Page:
Please rotate your device

Expanding Settlements in the Nene Park Area

800BC-43AD

Information

During the Iron Age, tribal culture began to take hold and people needed to defend their territory against their rivals. The tribe which held the Nene Valley, the Corieltauvi, may have had allegiances to the large and powerful tribe to the south, the Catuvellauni, but we don’t know about their other neighbouring tribes. The settlement within Nene Park (mainly on what is now Coney Meadow at Ferry Meadows) became more defensive, as we can see on geophysical survey results. Ditches almost a kilometre in length were built across a meander in the River Nene, so that the settlement would be protected on all sides. The Iron Age is also when we can first start to see similarities between how people lived then and now: the Celts wore linen and dyed wool, used coins as currency and enjoyed continental luxuries, including Roman wine.





Resources

Stories From Skeletons

200-400AD

Information

We have a fascinating insight into Roman lives in what is now Ferry Meadows thanks to the Coney Meadow Cemetery, which was in use around 200-400AD. Over 40 skeletons were discovered of men, women and also children from Roman Peterborough. Archaeologists discovered that the people who were buried here had tough lives, through analysis of the skeletons.  These skeletons give us an understanding of death and disease in Roman Britain. They discovered a family with arm abnormalities and children with ear infections. They also found women with new-born babies, who may have died from complication associated with birth. Recently 3 of the skeletons were subjected to DNA analysis. Scientists were able to date the skeletons to the mid to late Roman period. One of the skeletons, know as 'skeleton 24' was identified as a woman. She had a bone bracelet and bone comb with her when she died, which were both dated to the fourth or early fifth centuries. DNA analysis revealed that she was alive somewhere between 240AD and 390AD. Combined with the bone objects, this reinforces the likelihood that the woman was alive in the late fourth century. There were also fragments of cheap, rough pottery close to the burials on Coney Meadow Cemetery. The lack of expensive pottery suggests these were everyday Romans and not the elite and therefore better representative of other Romans.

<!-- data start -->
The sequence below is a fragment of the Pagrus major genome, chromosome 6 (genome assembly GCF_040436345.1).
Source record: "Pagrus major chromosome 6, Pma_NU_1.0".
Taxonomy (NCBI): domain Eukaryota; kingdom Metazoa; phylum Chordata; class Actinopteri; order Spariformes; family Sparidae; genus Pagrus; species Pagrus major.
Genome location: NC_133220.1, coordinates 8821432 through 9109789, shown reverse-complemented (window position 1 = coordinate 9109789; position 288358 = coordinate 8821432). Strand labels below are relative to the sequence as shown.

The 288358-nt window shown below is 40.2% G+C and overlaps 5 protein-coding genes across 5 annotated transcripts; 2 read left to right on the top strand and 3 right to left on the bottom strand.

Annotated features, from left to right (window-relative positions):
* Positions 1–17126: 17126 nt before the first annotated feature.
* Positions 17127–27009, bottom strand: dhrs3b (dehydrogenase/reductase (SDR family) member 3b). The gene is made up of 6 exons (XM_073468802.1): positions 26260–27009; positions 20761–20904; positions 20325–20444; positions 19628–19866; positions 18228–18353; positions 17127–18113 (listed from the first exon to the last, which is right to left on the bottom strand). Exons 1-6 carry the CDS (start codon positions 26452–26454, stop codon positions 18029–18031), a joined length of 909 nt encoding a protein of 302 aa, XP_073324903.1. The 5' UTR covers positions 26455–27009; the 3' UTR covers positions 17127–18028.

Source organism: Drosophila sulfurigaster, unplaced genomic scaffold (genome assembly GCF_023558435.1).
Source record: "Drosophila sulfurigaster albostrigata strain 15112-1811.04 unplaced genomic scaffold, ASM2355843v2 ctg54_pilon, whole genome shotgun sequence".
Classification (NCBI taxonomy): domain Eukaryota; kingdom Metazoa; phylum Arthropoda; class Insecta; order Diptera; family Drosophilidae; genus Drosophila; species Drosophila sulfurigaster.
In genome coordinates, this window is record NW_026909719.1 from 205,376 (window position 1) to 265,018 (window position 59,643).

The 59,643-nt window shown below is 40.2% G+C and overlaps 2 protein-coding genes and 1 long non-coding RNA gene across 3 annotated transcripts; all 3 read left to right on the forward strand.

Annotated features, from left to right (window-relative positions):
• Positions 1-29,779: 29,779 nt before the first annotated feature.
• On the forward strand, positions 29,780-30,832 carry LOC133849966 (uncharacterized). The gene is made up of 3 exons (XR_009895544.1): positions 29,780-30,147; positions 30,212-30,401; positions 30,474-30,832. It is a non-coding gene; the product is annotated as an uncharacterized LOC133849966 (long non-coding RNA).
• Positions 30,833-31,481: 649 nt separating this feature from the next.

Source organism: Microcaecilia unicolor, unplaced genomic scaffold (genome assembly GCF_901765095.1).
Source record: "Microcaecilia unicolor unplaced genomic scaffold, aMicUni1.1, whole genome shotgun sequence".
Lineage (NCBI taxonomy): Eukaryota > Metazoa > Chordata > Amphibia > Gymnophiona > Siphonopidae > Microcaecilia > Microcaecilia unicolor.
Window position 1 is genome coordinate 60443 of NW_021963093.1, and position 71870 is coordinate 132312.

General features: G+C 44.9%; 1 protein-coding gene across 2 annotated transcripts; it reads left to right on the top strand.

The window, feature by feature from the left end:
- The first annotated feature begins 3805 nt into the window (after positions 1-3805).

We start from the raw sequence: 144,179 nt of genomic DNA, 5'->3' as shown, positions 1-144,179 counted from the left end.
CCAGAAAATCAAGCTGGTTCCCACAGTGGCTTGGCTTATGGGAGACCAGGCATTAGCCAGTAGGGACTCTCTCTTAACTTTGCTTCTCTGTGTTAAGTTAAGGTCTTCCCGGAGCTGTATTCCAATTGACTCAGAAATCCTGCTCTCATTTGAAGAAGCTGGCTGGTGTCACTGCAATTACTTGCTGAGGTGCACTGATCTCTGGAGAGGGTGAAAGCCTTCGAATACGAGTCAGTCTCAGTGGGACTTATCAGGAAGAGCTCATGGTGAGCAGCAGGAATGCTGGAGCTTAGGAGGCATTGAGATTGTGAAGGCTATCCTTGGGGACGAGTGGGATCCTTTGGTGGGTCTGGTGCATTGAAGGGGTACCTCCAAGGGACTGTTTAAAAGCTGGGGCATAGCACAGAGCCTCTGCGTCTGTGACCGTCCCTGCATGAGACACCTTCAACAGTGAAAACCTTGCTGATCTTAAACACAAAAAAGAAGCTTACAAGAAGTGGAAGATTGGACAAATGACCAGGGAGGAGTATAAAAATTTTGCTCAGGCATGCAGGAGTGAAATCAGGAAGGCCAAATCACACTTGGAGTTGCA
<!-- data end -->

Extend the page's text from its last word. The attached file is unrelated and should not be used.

Resources

Lynch Farm Fort

44AD

Information

The area known as Lynch Farm has mainly been incorporated into Ferry Meadows. Three separate archaeological digs have looked at the features hidden under the ground under Coney Meadow. They have revealed extensive prehistoric activity which suggest a small oppidum (fortified town). Furthermore there is evidence to suggest that a small Roman fort was built there. Lynch Farm Fort was built within the boundary of the possible oppidum and was in use at about the same time as Longthorpe Fort. Longthorpe Fort sits on higher ground to the east, whereas Lynch Farm Fort sits lower in the valley. It is also a short distance from the fort at Waternewton, which was a key crossing point over the River Nene. The close proximity of the forts may have been a tactical response to conquer the area from local tribes. This is because the River Nene and its valley was a rich resource and important for travel purposes. It is also believed that a road crossed north to south past the fort. It forded the river close to where Ferry Bridge is nowadays, linking with another road by Longthorpe Fort. The area is scheduled, but can be enjoyed whilst visiting Ferry Meadows.